Mr. Decker, you say that swearing is “a valuable element of human communication” [“Sordid Tales,” March 19]. Does that mean you wouldn't be able to express yourself clearly and intelligently without using profanity? Perhaps letting loose with a string of cusswords makes you feel better, but does it really aid in communication? Maybe it's just a sign of a weak vocabulary and a lack of self-control.
You say that by advocating a cussword-free environment, young McKay Hatch is making himself vulnerable to attacks by his classmates. Are you saying that, for the sake of his own safety, he should keep his mouth shut and go along with the crowd? Perhaps you are right and he is making himself vulnerable by speaking out against cussing. Would you have told Dr. King to ease up on civil-rights demonstrations, because he might get himself hurt?
You say that swear words are “just words.” That's a surprising comment coming from someone who makes his living with “just words.” Is there not power in words?
You encourage parents to teach their kids to curse. Wouldn't it be better to teach them to think, and express themselves in a clear, articulate manner without resorting to profanity every time they get emotional or can't think of a more appropriate word?
I was surprised to hear you say that your “obscenity etiquette” dictates that kids shouldn't curse in front of adults. If it's OK for them to cuss with their peers, why shouldn't it be OK to cuss anywhere, anytime?
I must admit that I agree with you when you say that cussing should be done in moderation (if it's done at all). It tends to lose its effect when overdone.
Has it ever crossed your mind, Edwin, that you might be addicted to cussing? I challenge you to go without cussing, not for a whole week, but just one whole day. Are you up to it?
David Schmiedeberg,Mira Mesa
Fun for free
Today, I read Enrique Limon's “The best things in life” [“Cover Story,” April 2] on the edge of my seat. The “no-cost” mention on the cover caught my eye because, well, I am a jobless, broke kid from East County. Paying gas to go anywhere worthwhile is hard enough, so the article was a big help.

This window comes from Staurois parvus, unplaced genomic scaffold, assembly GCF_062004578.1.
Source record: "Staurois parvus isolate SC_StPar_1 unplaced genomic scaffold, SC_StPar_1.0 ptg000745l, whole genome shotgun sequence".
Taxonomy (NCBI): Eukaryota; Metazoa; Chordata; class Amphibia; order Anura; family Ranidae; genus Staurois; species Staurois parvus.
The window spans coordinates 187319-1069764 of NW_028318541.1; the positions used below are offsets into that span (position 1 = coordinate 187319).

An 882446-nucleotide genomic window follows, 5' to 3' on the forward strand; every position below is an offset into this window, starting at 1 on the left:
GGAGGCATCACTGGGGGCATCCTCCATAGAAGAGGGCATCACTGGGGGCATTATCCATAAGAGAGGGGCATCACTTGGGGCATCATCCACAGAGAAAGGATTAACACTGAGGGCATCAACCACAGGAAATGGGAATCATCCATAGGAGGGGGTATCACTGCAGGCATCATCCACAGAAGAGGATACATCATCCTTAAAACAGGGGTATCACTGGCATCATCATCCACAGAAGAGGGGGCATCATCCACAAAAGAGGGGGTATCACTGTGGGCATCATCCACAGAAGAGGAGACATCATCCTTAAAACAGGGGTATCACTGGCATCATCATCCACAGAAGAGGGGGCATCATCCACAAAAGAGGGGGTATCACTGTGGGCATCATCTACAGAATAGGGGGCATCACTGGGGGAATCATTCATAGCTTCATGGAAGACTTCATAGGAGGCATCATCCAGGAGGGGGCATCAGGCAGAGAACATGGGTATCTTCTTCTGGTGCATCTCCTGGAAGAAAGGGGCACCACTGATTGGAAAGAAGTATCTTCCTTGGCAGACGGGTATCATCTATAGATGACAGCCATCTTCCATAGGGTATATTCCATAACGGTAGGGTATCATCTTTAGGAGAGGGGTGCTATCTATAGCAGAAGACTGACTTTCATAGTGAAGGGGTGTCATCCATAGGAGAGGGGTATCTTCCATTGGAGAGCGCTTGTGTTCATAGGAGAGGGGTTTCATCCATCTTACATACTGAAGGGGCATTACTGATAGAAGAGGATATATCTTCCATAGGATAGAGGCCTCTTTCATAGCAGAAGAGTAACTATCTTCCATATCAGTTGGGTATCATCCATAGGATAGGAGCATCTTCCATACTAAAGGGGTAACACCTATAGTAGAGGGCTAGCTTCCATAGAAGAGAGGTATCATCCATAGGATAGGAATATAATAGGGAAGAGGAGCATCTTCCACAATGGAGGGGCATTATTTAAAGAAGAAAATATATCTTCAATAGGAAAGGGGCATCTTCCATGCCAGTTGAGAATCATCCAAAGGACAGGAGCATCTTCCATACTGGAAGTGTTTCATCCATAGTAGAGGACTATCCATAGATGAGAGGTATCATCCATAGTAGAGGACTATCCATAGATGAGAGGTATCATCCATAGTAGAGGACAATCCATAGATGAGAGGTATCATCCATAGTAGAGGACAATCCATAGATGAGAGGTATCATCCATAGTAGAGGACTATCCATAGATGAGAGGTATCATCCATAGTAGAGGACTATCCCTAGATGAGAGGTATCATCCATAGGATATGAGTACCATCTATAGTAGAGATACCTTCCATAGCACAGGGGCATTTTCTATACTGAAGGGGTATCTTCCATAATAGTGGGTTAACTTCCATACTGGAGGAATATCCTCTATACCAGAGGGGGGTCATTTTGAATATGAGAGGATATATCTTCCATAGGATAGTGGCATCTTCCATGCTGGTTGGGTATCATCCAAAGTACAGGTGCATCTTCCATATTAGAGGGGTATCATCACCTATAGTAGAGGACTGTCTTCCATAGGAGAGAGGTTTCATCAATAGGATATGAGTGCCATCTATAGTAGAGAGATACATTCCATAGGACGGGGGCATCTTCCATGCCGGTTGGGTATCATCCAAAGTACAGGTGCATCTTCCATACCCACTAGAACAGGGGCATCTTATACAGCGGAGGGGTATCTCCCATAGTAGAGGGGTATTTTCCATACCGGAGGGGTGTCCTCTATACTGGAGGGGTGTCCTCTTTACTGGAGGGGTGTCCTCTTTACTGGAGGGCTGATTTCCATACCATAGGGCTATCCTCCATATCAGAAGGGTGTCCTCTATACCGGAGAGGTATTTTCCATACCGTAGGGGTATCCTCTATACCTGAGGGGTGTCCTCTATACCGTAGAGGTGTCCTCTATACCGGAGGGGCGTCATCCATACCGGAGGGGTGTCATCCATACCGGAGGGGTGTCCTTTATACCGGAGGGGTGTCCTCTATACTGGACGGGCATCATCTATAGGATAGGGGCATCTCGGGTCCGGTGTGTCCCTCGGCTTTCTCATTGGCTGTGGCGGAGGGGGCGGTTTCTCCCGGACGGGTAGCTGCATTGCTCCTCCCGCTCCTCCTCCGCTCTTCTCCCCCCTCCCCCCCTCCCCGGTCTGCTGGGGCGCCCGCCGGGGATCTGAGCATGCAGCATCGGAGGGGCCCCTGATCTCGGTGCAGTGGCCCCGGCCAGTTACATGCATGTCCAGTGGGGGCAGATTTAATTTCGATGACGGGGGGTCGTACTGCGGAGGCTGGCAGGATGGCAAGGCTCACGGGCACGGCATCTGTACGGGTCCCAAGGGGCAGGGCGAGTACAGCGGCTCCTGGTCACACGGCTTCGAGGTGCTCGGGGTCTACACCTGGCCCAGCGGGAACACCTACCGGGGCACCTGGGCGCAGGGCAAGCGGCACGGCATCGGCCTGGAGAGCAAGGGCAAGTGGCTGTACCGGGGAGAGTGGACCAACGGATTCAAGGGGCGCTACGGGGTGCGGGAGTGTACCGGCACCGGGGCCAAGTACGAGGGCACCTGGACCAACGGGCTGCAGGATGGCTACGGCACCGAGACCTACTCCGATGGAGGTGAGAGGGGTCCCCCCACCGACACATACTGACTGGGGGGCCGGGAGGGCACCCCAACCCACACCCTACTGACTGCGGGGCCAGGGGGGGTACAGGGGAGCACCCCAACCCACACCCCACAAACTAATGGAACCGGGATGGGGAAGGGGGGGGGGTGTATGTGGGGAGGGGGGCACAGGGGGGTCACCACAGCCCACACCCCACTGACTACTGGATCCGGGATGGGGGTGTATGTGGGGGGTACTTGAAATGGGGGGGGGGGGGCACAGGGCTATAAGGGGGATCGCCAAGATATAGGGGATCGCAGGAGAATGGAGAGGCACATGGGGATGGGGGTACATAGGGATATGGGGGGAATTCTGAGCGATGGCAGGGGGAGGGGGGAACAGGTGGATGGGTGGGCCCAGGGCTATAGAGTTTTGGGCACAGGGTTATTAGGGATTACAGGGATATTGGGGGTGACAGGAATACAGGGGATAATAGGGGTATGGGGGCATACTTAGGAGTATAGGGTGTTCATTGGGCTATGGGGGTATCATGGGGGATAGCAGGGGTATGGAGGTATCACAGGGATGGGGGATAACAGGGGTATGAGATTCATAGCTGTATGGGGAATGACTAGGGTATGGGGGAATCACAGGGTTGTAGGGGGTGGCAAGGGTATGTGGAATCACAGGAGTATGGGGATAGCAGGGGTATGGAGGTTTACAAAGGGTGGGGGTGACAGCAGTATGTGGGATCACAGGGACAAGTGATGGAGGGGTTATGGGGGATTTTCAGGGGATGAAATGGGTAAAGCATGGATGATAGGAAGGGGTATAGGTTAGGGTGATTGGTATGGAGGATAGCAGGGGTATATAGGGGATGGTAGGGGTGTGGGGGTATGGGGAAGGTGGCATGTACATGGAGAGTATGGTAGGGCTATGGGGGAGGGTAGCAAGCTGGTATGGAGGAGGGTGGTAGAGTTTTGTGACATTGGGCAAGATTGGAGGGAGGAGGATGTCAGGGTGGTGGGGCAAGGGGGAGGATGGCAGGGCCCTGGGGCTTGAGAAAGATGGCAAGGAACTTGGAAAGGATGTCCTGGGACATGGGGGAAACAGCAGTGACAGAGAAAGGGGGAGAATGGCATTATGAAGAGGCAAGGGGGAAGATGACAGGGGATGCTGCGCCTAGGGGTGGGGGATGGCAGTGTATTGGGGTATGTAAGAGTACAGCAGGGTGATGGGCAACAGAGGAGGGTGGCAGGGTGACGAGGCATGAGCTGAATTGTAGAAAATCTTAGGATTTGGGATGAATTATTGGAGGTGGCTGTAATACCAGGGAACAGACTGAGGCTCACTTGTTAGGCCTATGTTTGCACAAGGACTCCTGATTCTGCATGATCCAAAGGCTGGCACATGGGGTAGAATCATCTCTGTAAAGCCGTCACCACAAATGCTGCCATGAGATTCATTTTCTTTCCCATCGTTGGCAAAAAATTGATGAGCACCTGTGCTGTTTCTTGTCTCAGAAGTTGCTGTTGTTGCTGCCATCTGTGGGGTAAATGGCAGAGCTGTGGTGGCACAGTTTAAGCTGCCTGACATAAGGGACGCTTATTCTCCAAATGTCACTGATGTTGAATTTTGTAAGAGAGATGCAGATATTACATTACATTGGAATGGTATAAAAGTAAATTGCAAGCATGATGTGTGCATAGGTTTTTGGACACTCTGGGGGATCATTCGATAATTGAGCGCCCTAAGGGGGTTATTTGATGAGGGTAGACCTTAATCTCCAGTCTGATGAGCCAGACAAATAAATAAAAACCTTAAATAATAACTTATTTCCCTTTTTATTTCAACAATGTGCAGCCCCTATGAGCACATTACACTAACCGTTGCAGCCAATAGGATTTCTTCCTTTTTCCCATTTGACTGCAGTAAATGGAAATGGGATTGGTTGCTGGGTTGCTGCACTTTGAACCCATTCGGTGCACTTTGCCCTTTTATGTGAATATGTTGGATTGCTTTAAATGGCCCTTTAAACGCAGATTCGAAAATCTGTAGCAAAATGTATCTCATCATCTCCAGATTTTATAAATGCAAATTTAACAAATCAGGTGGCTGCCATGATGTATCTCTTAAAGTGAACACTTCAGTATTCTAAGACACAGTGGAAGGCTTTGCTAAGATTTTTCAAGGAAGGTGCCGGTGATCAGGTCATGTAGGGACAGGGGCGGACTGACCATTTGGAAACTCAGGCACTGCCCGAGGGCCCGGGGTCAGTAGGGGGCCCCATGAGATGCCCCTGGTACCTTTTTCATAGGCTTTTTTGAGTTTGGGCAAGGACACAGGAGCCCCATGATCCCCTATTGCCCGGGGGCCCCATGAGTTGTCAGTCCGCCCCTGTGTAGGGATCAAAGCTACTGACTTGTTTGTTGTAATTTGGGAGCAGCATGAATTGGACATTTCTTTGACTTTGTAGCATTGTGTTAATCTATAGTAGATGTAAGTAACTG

I am proud to say I just got home from the San Diego Museum of Contemporary Art's Thursday Night Thing! With a show from the Ex-Friends, it was the highlight of my week so far.
This article changed my life. I will no longer be sad and pathetic wasting away at home because I have no dough to spend on the frivolous fun adolescence should hold. Thanks to Enrique Limon, I could fill a whole week with priceless (no pun intended) fun! Next on my list is either lawn bowling or folk-dancing lessons.
The civilian carnage
Yes, Carl, attacks on small countries can be costly in many ways you note and some you don't [“The Front Lines,” March 19]. The documented civilian body count in Iraq is nearing 100,000. The well-respected Lancet report estimates 650,000 killed since the invasion. And the U.N. says that 500,000 Iraqi children died because of sanctions that Clinton initiated. One million-plus deaths—now, that is costly!
Why, then, do Americans, even many on the left, focus on the nearly 4,000 U.S. troops killed and 30,000 wounded—certainly a tragedy in its own right—when the carnage suffered by Iraqis is so much greater? We did the same after Vietnam. One so often sees the figure of 52,000 troops killed—again, a tragedy for sure—but not the 2 million or more Vietnamese civilians sacrificed in that war. I was recently at an anti-war vigil for the fifth anniversary of the Iraq invasion, where, again, the measure of the war was simply expressed in American deaths. To truly grasp the consequences of a U.S. war, we must go beyond the metrics of dollars spent and troops killed and wounded and confront our responsibility for the civilian carnage.
Some of this reticence, I suspect, is because the wars do not happen at home and do not affect most Americans directly. Some comes from a national ignorance about U.S. imperialism. Whenever I tally up the consequences of war, I start with the cost to innocent civilians. I wish this practice were adopted by the rest of us, the clergy and media included. Maybe then more of us would become active in the anti-war effort, and, even more importantly, we would protest before we are dragged into another unjust war.
Charlie Pratt,University City
I loved Edwin Decker's April 2 “Sordid Tales” column “Tranophobia blues.” He's a really great writer, and we share similar points of view: especially because I was a Goth kid (well, hell, I dressed Goth up until sometime last year) and my dad always “gave me shit.”
As I grew older, I later learned it was not because he was a homophobe or a guy-wearing-makeup-phobe; it was because he was worried about things that would happen to me—like people wanting to beat me up (happened), getting harassed by cops (happened), not getting a promotion because of the way I looked (happened two years ago), people not taking me seriously (happened in last year's election in Pasadena), etc.
Hey, it took me until I was nearly 26-and-a-half years old, but my dad's advice was right.
Besides, Supernanny is crapvision.
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